A friend of mine said I should check out the Inflatoplane and quite frankly I thought he was joking. The whole notion seemed completely absurd, but it turns out it was a real thing.
Made by the Goodyear Aircraft Company who are responsible for the Goodyear Blimp, the Inflatoplane first flew on 12 February 1956. There were just 12 of these little planes built and you can see it in action below.
Following on from the last video about the British BAC One-Eleven, this time we head back across the Atlantic for a look at the Inflatoplane. The film runs just under five minutes and covers the period of August 1955 to February 1956.
With a wingspan of 22 feet and a maximum thickness of 12 inches, it is fun to see people literally standing on each wing to show how sturdy it is. Obviously this is not a passenger aircraft, as it just has room for the pilot.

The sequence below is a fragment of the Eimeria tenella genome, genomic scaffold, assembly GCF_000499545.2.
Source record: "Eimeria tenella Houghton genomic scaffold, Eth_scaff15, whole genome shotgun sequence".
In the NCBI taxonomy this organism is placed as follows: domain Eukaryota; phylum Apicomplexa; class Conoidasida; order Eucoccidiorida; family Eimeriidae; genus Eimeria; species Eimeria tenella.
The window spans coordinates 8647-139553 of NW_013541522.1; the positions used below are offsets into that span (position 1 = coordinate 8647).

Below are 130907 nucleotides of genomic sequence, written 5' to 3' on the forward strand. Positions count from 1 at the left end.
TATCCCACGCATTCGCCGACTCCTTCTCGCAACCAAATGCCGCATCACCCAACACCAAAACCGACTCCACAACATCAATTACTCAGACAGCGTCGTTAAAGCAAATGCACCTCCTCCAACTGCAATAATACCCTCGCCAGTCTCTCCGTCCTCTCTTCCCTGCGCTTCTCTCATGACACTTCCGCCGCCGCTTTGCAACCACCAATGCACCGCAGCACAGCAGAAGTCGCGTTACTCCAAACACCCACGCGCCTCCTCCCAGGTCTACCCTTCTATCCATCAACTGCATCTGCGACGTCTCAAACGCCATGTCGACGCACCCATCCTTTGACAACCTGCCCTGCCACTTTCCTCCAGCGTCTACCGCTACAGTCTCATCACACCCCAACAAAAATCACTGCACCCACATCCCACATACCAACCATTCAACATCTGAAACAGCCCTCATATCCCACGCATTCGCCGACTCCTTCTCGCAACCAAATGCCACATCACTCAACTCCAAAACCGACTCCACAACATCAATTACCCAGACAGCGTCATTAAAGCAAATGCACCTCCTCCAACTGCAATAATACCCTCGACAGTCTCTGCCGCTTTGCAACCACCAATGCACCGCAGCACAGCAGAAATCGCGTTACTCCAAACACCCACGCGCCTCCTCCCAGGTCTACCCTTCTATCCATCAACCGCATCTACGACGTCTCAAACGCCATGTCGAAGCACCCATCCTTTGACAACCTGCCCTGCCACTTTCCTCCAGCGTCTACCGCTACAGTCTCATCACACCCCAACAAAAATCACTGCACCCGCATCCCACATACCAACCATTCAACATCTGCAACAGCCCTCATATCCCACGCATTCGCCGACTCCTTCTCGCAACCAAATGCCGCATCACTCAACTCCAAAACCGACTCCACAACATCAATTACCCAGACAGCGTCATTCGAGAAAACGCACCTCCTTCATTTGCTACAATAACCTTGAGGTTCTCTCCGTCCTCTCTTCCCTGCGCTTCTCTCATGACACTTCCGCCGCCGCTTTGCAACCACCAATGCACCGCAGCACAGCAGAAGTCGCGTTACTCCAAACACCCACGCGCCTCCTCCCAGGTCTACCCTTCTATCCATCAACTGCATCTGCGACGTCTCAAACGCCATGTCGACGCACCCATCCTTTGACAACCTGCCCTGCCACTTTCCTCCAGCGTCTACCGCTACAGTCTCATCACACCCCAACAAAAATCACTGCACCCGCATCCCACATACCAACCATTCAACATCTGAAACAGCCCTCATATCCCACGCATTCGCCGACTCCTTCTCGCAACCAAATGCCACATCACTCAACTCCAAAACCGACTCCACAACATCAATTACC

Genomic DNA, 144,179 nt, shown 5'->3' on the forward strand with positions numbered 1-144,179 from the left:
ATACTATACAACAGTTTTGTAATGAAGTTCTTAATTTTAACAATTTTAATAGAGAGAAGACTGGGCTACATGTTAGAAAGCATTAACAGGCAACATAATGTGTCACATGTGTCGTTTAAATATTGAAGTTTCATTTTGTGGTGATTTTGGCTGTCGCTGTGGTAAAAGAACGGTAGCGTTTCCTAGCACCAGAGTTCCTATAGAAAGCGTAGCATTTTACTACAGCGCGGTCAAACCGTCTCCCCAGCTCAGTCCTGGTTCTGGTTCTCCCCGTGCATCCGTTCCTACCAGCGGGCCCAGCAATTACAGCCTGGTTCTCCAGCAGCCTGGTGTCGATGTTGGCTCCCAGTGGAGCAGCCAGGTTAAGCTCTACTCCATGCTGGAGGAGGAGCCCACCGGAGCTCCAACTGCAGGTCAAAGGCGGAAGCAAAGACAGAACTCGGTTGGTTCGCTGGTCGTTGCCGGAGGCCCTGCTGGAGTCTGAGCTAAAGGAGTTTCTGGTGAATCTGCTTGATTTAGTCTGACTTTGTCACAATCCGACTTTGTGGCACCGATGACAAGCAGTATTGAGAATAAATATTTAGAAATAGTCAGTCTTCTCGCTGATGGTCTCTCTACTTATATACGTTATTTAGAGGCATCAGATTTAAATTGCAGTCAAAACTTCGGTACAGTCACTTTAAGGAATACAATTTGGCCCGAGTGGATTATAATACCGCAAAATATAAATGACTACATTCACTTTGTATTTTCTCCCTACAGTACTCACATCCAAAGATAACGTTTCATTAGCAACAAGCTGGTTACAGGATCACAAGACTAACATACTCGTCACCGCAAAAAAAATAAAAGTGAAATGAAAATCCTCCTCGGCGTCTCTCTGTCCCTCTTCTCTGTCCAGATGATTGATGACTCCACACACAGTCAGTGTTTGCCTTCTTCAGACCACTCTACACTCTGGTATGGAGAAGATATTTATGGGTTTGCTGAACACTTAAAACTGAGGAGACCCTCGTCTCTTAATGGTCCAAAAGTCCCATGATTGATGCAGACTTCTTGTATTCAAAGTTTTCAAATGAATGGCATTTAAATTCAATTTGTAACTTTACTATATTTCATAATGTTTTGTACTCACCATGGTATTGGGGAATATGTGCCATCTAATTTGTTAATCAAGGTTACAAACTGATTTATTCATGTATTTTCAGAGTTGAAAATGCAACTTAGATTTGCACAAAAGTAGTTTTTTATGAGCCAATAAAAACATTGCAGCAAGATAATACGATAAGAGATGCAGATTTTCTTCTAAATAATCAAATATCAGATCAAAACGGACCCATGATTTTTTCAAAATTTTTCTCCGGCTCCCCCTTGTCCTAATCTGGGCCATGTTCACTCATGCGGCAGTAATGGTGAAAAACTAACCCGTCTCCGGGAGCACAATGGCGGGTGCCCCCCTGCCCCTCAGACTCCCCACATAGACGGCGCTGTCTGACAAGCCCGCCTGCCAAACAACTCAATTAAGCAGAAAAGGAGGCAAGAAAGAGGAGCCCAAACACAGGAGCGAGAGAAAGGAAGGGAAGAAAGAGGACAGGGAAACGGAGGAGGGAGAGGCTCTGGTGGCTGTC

It also amused me to see the entire contraption being wheeled around on a trolley by one person and apparently four people could assemble the aircraft in just ten minutes.
You can see the flight testing in the video, where they seem to be using a very large field. It could fly up to 600 kilometres and the idea was that it could be dropped behind enemy lines to rescue military personnel. Either way, it never went into service and the programme was halted in 1973.
There are a couple of examples of the Inflatoplane in museums to go and see. The whole thing looks pretty dangerous all round and in fact one pilot was killed on a test flight. Either way, it would be kind of cool to whiz around in one of those things.
Did you know this existed? Are there any other strange or unusual aircraft you know about? Thank you for reading and if you have any comments or questions, please leave them below.
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Featured image via Wikimedia Commons.